On The Ground

No Child Left Behind: A Retrospective Series on the Progress Made and what’s To Come

In this four-part series, we’ll take a look back at the No Child Left Behind program, the progress that’s been made, and also explore what’s on the horizon.

Part 2: The Project Begins to Take Shape

In a project such as No Child Left Behind, ensuring its long-term success is a complicated proposition. While organisations outside the region may sometimes be tempted to take control of the various aspects of the project from abroad, the reality is that this type of remote management has serious limitations. In order for a project like this to be successful, it must be run by a competent team of professionals on the ground who have a deep knowledge of the community they’re serving as well as an understanding of the type of bureaucracy and general challenges they will be facing.

For the No Child Left Behind program, it was the local team from Manjari based in Budhpura who made the difference. Their team, which included a number of individuals from Budhpura, was more prepared to tackle the challenges of child labor due to their insight into the area and the unique issues facing the community. But it wasn’t always easy – a lot of training was needed initially to make sure all of the staff members were up to speed on the work.

The Manjari team after a multi stakeholder meeting
The Manjari team after a multi stakeholder meeting
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The Beginning

No Child Left Behind: A Retrospective Series on the Progress Made and What’s To Come

In this four-part series, we’ll take a look back at the No Child Left Behind program, the progress that’s been made, and also explore what’s on the horizon.

Part 1: A Beginning Filled with Hope and Uncertainty

To begin a project like No Child Left Behind was a daunting proposition. It meant walking into Budhpura, a village rife with challenges and steeped in tradition, with the goal of creating significant change. For the team involved in getting the project off the ground, there was no shortage of emotion – from hope to fear and everything in between.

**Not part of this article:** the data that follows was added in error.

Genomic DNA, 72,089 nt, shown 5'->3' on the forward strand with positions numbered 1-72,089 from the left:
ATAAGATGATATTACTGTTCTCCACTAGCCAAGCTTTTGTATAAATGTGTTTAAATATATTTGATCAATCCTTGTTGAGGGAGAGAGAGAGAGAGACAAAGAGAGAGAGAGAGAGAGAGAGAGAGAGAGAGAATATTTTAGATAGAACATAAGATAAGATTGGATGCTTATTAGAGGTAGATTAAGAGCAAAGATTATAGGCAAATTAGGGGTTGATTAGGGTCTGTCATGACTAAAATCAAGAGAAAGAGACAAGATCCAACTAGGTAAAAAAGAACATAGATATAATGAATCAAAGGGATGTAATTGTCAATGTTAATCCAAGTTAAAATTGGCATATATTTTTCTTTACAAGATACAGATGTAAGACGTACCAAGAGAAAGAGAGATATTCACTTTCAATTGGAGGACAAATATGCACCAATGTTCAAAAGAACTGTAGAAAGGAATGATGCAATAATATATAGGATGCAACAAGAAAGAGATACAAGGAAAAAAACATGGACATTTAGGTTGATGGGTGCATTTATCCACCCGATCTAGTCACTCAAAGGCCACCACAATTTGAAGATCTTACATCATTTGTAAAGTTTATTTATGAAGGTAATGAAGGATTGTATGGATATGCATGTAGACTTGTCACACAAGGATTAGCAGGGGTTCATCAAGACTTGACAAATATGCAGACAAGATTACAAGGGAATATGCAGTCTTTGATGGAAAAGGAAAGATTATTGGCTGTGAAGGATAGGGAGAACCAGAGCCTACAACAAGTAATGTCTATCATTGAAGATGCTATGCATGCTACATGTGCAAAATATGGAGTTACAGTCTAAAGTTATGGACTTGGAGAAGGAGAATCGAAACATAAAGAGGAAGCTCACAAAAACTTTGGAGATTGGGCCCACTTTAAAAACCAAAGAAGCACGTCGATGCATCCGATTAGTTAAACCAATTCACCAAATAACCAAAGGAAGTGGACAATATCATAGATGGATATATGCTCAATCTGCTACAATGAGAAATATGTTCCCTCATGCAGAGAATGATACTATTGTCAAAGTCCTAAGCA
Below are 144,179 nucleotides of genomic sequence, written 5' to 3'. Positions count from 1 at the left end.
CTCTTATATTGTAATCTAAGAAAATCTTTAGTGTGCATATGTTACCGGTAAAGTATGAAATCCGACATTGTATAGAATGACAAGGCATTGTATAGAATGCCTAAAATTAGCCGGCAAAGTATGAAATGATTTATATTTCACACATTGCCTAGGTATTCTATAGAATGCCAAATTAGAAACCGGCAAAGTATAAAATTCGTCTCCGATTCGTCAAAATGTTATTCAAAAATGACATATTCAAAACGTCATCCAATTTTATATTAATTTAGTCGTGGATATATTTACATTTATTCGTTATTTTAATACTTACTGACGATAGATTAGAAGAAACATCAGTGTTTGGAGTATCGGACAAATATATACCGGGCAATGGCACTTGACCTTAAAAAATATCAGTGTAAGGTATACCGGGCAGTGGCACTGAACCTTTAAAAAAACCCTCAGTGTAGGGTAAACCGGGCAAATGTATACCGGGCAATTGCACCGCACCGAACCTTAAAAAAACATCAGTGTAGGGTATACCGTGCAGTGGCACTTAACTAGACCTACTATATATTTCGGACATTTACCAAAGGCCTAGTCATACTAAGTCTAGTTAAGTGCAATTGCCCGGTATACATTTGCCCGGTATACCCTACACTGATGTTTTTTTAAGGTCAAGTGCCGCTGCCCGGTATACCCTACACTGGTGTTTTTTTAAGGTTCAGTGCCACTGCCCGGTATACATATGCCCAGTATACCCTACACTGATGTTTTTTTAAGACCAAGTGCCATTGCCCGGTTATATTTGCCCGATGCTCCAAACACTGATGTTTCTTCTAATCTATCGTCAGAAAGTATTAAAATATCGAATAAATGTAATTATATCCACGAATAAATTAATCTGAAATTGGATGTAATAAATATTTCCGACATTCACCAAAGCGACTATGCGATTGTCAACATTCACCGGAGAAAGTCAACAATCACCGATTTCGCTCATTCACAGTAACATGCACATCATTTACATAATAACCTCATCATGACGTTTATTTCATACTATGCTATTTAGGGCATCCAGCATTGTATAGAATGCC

Budhpura. A semi rural Indian village highly vulnerable to Child Labour.
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Two steps forward, one step backward

Last week Steven and I visited the No Child Left Behind project in Budhpura with the intention of boosting interaction between Manjari and the business community.

We had mapped more clearly the yards where our suppliers are sourcing the cobbles from and hope to improve the working conditions at these yards over time.

While I was there I had a shocking reality check: I saw three teenagers working on cobbles in a yard adjacent to the main road…out in the open. The yard had a sign in front of it declaring it as a Child Labour Free Zone. It was obviously not! I went closer and when they noticed me the boys ran away. So I talked to the adults asking why the children were there. They replied that schools were closed because of holidays and kids were “simply” surpassing time. They claimed that they were not working regularly…I explained that any form of labour at their age is unacceptable and that children should be playing, not working, when schools are closed.

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Mapping the Supply Chains. The Complexity of Foreign Supply Chains

I’ve travelled to India on numerous occasions over the last 10 years and it’s fair to say that on each visit, I gain further insight into the supply chain. Since leaving the ETI and joining the CLFZ (Child Labour Free Zones) project London Stone’s visits to India have been solely focussed on working with the local community to make child labour a thing of the past in Budhpura.

Whilst being extremely rewarding the project has also been a huge challenge for everyone involved.  Now 3 years in we are starting to see real, on the ground progress, none more so than after a recent visit which has left me feeling inspired and given me a deeper understanding of the community, its social structures, the problems it faces and of course, the solutions.

How did I get this deeper understanding?  By walking.  Walking the supply continuously until all the questions in my mind were answered.  Such a valuable exercise, I had spent time walking the supply chain on my previous visit but this time, I delved a lot deeper. It was while walking and mentally mapping out the supply chain that I realised of the tiers within a tier. Let me explain!

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Rajender, a teacher’s story

Rajender is a school teacher at the primary school in one of the hamlets surrounding Budhpura. Almost 30 children in class are paying great attention to what he writes on the school board. “So much has happened here over the past few years”, he says, “around four years ago almost no child came to school”. The most important reasons? Parent’s lack of awareness about the importance of education and the lack of good quality schools.

Local ngo Manjari went into the hamlets to reach out to parents and to improve the access to education and its quality. With success: nowadays 90% of children from this hamlet goes to school and the schools have improved facilities. “A good education means a chance of getting a better job and consequently a better future for these children”, says Rajender, “that’s well worth committing myself to”.

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